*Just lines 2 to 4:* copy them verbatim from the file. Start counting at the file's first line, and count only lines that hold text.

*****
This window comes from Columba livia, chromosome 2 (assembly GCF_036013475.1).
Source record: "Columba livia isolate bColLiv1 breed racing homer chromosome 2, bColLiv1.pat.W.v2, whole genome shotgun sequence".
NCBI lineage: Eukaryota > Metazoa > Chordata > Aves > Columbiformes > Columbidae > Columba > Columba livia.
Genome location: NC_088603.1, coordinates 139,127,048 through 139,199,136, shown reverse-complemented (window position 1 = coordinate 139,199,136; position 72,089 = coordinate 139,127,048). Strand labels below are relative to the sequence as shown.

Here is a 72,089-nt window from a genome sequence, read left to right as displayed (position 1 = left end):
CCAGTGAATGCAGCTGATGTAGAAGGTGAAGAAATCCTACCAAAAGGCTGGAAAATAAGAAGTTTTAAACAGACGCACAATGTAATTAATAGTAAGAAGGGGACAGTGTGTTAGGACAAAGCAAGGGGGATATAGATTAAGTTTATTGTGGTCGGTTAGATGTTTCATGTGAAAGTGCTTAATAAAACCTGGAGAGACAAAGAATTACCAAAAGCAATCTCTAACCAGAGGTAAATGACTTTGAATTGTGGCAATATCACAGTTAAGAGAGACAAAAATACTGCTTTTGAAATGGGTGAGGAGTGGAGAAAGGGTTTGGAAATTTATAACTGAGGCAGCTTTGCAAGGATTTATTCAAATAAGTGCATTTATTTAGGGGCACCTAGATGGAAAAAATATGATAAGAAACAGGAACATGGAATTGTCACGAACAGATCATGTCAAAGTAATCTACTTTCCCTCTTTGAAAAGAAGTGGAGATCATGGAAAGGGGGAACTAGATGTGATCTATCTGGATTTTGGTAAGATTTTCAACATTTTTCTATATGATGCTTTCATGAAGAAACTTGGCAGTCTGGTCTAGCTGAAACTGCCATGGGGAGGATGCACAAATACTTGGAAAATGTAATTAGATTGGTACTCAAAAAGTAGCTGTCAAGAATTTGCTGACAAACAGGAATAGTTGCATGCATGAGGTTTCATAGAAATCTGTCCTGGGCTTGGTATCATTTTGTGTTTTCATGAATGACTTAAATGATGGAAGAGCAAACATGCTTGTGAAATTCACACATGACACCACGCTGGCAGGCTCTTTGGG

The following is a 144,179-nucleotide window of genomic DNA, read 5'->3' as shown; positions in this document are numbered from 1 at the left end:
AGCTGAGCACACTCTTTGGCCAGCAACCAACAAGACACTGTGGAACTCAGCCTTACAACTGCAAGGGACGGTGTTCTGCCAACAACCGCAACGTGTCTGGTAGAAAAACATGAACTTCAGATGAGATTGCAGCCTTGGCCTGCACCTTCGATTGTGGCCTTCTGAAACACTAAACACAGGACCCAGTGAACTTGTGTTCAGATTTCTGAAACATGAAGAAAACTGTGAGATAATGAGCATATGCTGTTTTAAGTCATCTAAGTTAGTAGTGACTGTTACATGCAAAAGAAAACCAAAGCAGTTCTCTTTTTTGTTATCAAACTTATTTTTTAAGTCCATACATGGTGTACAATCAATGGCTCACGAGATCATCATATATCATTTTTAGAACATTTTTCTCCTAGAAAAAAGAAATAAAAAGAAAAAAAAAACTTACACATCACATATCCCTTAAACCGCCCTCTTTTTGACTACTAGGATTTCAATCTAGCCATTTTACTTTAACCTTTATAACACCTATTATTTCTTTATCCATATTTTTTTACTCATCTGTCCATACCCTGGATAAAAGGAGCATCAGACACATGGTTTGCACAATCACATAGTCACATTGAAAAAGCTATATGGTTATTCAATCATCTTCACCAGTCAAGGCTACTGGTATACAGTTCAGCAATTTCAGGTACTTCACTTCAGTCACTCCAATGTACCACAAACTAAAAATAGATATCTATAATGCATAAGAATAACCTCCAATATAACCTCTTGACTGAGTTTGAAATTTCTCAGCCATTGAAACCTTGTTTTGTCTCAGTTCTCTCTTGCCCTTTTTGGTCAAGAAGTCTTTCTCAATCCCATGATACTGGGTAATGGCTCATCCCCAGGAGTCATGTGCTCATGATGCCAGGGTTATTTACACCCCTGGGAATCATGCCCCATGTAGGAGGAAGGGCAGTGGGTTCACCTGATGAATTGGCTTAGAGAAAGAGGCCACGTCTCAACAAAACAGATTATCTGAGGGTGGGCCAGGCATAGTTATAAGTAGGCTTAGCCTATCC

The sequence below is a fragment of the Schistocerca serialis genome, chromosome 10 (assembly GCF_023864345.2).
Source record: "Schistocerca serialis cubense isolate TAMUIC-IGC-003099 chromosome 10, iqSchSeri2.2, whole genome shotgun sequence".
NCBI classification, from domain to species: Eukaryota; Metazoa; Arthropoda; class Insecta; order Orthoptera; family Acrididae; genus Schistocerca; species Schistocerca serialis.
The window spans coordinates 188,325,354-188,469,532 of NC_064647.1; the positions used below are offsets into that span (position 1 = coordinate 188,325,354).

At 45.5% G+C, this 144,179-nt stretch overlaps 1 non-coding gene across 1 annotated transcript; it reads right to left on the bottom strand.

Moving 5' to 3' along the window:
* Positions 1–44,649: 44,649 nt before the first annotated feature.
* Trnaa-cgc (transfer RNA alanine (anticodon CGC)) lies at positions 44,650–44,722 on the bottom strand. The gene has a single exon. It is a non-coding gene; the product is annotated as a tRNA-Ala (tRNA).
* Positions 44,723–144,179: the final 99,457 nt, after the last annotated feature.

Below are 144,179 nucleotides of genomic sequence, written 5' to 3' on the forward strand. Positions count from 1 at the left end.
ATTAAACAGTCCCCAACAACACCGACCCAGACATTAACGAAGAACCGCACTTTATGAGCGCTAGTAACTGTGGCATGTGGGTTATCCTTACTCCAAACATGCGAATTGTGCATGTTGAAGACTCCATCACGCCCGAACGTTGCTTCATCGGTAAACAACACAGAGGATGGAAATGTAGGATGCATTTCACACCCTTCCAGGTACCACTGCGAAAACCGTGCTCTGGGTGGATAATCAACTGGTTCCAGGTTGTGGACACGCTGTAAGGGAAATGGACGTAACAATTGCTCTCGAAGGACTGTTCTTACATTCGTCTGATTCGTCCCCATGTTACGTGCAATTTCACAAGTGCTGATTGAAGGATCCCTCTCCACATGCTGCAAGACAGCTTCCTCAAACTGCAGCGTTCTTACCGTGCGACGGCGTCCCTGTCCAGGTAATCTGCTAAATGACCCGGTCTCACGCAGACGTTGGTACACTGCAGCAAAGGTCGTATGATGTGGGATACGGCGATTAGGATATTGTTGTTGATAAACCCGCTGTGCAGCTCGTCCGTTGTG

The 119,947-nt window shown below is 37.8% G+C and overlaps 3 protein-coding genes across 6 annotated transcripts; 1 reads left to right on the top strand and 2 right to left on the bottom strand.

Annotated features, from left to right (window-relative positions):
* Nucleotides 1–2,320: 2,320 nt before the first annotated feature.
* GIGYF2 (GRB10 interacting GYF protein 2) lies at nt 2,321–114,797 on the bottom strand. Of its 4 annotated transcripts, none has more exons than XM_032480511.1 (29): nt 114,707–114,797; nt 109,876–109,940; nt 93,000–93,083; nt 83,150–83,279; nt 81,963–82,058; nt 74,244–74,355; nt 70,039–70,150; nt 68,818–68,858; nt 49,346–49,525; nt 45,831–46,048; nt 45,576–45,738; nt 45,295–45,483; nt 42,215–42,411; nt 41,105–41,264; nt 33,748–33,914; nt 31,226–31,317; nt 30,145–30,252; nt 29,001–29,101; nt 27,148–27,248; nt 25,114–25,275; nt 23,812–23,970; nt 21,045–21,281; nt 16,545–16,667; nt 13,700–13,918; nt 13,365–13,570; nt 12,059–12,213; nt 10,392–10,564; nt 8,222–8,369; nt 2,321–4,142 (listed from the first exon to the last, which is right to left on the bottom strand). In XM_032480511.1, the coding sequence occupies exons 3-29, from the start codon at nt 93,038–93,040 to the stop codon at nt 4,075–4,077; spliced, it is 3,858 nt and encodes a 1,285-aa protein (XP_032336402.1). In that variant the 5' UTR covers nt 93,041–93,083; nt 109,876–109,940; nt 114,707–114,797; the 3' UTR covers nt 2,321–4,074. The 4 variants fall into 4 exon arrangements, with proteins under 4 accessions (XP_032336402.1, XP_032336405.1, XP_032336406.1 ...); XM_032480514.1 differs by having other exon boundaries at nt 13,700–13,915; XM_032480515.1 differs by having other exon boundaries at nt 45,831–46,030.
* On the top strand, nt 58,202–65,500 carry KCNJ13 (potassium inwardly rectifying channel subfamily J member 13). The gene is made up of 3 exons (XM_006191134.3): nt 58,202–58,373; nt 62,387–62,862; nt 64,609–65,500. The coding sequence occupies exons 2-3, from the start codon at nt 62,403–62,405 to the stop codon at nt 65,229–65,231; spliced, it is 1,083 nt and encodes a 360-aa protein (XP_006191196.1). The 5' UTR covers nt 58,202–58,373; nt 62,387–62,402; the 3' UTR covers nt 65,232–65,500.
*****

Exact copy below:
Source record: "Columba livia isolate bColLiv1 breed racing homer chromosome 2, bColLiv1.pat.W.v2, whole genome shotgun sequence".
NCBI lineage: Eukaryota > Metazoa > Chordata > Aves > Columbiformes > Columbidae > Columba > Columba livia.
Genome location: NC_088603.1, coordinates 139,127,048 through 139,199,136, shown reverse-complemented (window position 1 = coordinate 139,199,136; position 72,089 = coordinate 139,127,048). Strand labels below are relative to the sequence as shown.